Students who attend two-year-schools, like Owens Community College, do well their junior year at four-year colleges.
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The bulk of financial aid available in Ohio is being awarded to college students with the highest need, according to a state report released yesterday.
Eighty-four percent of the total aid, which amounted to $541 million in 2003, was granted to needy students. That figure includes all types of grants awarded - including those for merit and athletics - where the recipient also happened to be a lower-income student.
The finding was part of the Ohio Board of Regents' fifth annual performance report on higher education, which includes overall summaries of the status of education in the state, coupled with charts and statistics on individual institutions.
Several pages of financial aid statistics were provided for the first time in the report, namely a statewide breakdown on specific distribution of Ohio financial aid and grants to both public and private institutions.
Financial aid breakdowns prove to be of interest to educators and the public, especially as tuition increases, said William Knight, director of institutional research at Bowling Green State University.
"That's certainly a perennial discussion topic," he said.
New information in the report also related to the performance of high school students in college courses and comparisons of success rates between transfer and nontransfer college students.
Among the other findings:
●Enrollment in programs allowing students to take college courses while in high school has grown, but Ohio overall still lags behind the nation in its participation in advanced placement courses for students.
●Students who have exposure to college courses in high school do better than their peers in college and on standardized tests like the ACT.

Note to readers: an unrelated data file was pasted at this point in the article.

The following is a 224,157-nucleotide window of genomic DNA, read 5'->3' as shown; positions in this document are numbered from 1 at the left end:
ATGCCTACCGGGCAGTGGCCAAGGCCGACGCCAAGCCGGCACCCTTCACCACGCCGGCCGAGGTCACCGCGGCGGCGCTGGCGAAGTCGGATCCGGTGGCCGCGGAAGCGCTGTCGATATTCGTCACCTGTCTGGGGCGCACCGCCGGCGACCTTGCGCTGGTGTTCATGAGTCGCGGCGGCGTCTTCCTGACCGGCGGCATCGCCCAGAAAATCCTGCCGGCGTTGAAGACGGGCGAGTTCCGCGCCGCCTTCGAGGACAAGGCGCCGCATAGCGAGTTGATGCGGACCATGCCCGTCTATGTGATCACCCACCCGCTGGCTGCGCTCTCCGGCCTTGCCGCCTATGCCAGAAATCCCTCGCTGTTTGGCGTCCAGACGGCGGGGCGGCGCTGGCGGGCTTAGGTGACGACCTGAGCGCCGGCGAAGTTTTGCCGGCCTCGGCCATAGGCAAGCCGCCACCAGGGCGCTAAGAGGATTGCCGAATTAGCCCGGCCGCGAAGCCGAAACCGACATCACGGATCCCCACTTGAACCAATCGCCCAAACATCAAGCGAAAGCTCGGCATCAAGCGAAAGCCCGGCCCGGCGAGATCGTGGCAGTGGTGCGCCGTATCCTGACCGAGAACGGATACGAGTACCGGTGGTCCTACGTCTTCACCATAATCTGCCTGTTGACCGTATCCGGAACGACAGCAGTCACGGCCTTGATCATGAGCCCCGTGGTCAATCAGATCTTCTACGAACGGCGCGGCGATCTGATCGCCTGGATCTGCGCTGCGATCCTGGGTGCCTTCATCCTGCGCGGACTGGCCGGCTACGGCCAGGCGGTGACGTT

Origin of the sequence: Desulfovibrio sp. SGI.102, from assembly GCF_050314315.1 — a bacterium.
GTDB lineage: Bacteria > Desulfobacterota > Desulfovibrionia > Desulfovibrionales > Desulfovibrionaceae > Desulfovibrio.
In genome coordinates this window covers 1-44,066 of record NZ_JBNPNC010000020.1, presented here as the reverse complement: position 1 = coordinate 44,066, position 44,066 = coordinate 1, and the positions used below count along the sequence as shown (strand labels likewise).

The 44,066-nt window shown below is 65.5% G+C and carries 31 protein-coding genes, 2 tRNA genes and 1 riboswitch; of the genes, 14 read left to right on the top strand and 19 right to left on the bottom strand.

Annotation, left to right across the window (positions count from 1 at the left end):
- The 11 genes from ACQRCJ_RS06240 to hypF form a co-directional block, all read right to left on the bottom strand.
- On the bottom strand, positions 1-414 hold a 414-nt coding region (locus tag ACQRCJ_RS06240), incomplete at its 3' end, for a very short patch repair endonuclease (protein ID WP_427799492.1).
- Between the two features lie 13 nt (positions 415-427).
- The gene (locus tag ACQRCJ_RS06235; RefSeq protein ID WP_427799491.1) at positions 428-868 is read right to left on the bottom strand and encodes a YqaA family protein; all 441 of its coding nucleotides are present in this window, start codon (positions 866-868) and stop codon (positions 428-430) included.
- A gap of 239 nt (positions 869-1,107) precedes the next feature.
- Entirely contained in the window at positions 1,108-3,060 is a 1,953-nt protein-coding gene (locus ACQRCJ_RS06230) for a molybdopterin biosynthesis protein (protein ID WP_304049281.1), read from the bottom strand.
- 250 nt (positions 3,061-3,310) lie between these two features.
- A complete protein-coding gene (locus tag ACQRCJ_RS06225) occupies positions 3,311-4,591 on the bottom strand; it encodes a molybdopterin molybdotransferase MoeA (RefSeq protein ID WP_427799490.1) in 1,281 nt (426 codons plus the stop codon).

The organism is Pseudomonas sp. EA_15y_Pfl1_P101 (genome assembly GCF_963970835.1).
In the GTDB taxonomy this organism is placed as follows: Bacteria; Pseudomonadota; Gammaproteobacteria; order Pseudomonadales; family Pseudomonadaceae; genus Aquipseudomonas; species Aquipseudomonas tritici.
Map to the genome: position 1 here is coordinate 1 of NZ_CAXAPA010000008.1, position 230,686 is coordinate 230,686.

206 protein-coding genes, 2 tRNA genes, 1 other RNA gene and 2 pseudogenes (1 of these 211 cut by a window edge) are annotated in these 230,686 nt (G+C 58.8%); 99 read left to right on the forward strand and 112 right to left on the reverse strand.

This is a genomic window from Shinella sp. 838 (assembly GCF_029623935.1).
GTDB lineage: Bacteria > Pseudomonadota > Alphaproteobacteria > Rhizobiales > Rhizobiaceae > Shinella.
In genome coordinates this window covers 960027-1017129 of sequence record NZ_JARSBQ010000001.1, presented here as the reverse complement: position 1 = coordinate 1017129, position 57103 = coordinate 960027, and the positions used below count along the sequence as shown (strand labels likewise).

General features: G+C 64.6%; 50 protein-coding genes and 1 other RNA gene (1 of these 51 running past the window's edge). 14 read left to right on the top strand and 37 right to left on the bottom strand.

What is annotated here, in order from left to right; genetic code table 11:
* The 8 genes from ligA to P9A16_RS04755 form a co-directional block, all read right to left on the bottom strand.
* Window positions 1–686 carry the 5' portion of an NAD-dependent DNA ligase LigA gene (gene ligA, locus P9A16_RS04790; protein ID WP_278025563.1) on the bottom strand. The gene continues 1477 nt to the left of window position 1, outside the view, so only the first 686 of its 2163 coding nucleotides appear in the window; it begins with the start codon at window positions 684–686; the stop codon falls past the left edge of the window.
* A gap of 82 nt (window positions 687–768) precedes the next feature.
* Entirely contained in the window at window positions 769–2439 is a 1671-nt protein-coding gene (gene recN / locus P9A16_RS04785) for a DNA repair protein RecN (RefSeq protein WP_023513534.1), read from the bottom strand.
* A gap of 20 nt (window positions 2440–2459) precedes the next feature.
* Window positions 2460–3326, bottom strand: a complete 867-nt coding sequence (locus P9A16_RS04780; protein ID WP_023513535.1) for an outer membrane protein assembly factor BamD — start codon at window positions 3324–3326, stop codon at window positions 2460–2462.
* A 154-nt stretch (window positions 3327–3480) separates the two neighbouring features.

●Transfer students from community and technical colleges have lower graduation and retention rates than nontransfer students.
●Students who transfer to four-year colleges have similar grade-point averages in the first semester of their junior year as those native to the four-year schools.
The grade-point average finding was welcome information for Terry Thomas, executive director of the Ohio Association of Community Colleges.
"We always liked to brag in the past that we had success with those who transfer," Mr. Thomas said. "What the regents' report shows is that when students transfer, they perform at equivalent GPAs as those of the native school."
John Nutter, director of institutional research at the University of Toledo, said one aspect of the report that remains an ongoing, important focus is the issue of students who transfer.
He said the concept of "swirling," the notion that many students start college with a plan of attending more than one institution, received much discussion in preparing the report.
He said there is evidence in the report of such transfers, and he noted that the new information allows researchers to better track students' retention and graduation rates across multiple institutions.
Mr. Nutter also said the findings about remediation of high school students will hit home for educators.
"It's confirmed that Ohio students require a lot of remediation," Mr. Nutter said. "Lots of things would look a lot different if community colleges and universities didn't spend as much time and money on remediation."
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